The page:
When Disney announced that Star Wars: The Last Jedi director Rian Johnson was sticking around to help usher in an all-new Star Wars trilogy (this one completely separate from the storylines and characters established across the Skywalker saga), we rejoiced: finally, Star Wars movies that'd be neither prequel nor sequel. It's what Star Wars grumps like me have spent years begging for.
And, y'know, from the sound of this new Rian Johnson interview, it seems like Disney's eager to explore other corners of that galaxy far, far away, as well. Speaking to The Playlist, Johnson says:
“I mean honestly, (the new trilogy) came from getting toward the end of this film, end of the process. I mean, it kind of felt like the last week of senior year. We were all packing up our desks, cleaning out our lockers and we’d had such a good experience. Not just with this movie, but with (Kathleen) Kennedy and with the folks at Disney, Bob Iger, Alan Horn. We just had a really good collaborative relationship with everybody and we all were just kind of looking at each other and saying, ‘How do we keep working together?’ And so that was when I said, ‘The most interesting thing to me would be new trilogy. A new story told over three movies. To go a new place, new characters, clean slate. Let’s come up with something new.’ And there was nothing that seemed more exciting to me, and they were really excited about it.”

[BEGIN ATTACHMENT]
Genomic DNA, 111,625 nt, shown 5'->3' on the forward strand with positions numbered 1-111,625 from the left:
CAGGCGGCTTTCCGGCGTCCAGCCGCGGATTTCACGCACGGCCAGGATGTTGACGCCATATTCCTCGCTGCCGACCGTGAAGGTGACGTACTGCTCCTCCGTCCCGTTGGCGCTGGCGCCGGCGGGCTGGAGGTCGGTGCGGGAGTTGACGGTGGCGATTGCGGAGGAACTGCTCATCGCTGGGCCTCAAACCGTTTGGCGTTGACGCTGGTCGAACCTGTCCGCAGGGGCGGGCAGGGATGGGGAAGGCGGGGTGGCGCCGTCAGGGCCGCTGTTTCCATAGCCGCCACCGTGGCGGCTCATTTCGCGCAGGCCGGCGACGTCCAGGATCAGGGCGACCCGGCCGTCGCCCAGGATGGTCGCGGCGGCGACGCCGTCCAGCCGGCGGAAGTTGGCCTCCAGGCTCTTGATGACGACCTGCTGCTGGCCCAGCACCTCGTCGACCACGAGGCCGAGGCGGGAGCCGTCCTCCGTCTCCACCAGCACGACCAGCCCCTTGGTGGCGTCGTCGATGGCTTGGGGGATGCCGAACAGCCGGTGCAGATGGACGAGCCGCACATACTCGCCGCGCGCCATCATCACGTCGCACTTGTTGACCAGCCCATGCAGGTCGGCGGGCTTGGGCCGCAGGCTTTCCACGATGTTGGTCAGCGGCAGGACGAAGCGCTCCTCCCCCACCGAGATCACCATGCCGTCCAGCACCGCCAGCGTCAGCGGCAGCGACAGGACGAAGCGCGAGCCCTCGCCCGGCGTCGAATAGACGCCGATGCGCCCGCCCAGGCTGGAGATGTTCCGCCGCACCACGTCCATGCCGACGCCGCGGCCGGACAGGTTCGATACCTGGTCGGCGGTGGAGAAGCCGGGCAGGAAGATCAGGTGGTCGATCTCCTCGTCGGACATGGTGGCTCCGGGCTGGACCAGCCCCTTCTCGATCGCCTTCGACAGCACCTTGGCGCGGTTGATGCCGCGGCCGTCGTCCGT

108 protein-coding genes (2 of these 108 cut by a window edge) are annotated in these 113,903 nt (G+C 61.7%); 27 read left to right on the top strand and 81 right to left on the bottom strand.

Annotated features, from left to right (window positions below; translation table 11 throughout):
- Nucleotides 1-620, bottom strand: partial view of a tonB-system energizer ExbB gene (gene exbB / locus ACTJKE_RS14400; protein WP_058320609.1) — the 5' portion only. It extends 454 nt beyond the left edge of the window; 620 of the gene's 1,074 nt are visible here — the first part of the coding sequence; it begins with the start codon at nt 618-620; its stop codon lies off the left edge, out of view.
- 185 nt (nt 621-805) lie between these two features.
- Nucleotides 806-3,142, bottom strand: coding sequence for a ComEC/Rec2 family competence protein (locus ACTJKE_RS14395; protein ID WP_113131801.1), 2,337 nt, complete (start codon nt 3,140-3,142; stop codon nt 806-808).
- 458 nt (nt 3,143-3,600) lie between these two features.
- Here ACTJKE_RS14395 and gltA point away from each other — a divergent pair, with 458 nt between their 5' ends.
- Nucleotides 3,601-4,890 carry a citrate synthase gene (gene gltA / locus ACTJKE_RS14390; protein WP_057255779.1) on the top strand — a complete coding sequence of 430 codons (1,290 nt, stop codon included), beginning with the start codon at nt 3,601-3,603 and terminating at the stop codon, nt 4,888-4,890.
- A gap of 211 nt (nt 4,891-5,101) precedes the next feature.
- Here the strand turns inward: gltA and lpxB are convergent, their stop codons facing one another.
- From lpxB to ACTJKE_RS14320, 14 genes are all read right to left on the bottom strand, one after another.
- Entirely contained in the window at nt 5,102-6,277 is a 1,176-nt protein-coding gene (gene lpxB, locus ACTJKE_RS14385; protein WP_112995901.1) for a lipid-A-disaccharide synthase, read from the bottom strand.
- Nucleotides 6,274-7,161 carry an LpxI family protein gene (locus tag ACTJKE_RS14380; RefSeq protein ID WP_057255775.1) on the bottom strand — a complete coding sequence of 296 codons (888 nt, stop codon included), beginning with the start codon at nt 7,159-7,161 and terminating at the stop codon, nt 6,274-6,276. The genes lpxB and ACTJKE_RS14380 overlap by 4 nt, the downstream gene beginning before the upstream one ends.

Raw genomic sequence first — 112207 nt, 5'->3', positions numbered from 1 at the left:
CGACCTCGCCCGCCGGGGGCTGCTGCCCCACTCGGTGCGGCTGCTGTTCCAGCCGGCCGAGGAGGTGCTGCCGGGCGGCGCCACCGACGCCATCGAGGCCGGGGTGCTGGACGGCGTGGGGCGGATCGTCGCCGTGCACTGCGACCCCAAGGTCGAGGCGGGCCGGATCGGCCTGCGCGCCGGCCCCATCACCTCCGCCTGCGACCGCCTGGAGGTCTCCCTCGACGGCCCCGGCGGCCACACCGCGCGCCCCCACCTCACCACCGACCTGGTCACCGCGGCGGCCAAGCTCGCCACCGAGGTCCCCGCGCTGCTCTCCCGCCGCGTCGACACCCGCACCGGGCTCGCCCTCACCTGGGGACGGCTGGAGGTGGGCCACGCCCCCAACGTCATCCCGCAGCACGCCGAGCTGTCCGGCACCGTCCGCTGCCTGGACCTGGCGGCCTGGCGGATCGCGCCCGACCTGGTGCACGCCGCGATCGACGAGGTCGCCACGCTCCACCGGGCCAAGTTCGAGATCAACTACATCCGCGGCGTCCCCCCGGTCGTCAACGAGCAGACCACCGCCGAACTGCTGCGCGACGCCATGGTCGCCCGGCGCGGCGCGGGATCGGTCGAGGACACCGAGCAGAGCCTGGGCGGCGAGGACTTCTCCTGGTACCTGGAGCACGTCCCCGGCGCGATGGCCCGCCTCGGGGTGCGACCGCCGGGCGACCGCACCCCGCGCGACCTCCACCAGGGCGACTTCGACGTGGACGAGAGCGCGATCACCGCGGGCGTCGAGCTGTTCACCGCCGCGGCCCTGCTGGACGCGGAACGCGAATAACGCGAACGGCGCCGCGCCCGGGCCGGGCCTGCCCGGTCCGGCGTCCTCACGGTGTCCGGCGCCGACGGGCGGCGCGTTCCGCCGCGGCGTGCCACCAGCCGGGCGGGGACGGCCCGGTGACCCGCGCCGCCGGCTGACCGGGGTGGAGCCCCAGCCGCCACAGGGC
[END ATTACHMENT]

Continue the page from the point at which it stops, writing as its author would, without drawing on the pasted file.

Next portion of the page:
Asked if he has any further details to share - plot points, character names, anything - Johnson reveals that he's still sorting all that out:
“No, I have just kind of vague ideas, but my entire pitch was, ‘Let’s tell a new story.’ Let’s clear the sandbox and then jump in and start playing.”
Again, as someone who's longed to see filmmakers like Johnson truly set loose within the Star Wars franchise, this is music to my ears. Let's see what else is going on out there, far away from the Death Star and Luke Skywalker and the Millenium Falcon (side note: my pitch for a Star Wars movie is an anthology film set within either Jabba's palace or the Mos Eisley cantina. Give four great filmmakers 25 minutes apiece to do whatever they want inside either location and see what happens).
We're hyped for The Last Jedi, but may be even more hyped for Johnson's new trilogy. Where do you folks stand on all this?